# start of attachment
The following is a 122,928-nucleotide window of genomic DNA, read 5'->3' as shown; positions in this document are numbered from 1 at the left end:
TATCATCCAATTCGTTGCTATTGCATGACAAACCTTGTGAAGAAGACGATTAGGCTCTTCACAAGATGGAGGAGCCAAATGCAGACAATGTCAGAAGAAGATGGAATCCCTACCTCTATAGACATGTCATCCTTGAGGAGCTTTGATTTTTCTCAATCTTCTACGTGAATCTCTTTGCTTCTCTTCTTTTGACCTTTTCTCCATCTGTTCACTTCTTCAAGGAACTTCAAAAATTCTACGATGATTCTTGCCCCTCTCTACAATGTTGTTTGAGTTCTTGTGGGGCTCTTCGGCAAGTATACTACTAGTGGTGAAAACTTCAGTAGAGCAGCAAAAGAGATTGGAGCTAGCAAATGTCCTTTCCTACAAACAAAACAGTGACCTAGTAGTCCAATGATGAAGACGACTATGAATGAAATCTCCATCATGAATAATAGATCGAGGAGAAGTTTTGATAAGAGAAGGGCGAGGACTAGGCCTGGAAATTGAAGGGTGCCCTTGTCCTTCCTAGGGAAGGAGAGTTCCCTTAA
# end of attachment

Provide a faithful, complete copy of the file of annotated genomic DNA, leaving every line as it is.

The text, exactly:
The following is a 122,928-nucleotide window of genomic DNA, read 5'->3' as shown; positions in this document are numbered from 1 at the left end:
TATCATCCAATTCGTTGCTATTGCATGACAAACCTTGTGAAGAAGACGATTAGGCTCTTCACAAGATGGAGGAGCCAAATGCAGACAATGTCAGAAGAAGATGGAATCCCTACCTCTATAGACATGTCATCCTTGAGGAGCTTTGATTTTTCTCAATCTTCTACGTGAATCTCTTTGCTTCTCTTCTTTTGACCTTTTCTCCATCTGTTCACTTCTTCAAGGAACTTCAAAAATTCTACGATGATTCTTGCCCCTCTCTACAATGTTGTTTGAGTTCTTGTGGGGCTCTTCGGCAAGTATACTACTAGTGGTGAAAACTTCAGTAGAGCAGCAAAAGAGATTGGAGCTAGCAAATGTCCTTTCCTACAAACAAAACAGTGACCTAGTAGTCCAATGATGAAGACGACTATGAATGAAATCTCCATCATGAATAATAGATCGAGGAGAAGTTTTGATAAGAGAAGGGCGAGGACTAGGCCTGGAAATTGAAGGGTGCCCTTGTCCTTCCTAGGGAAGGAGAGTTCCCTTAA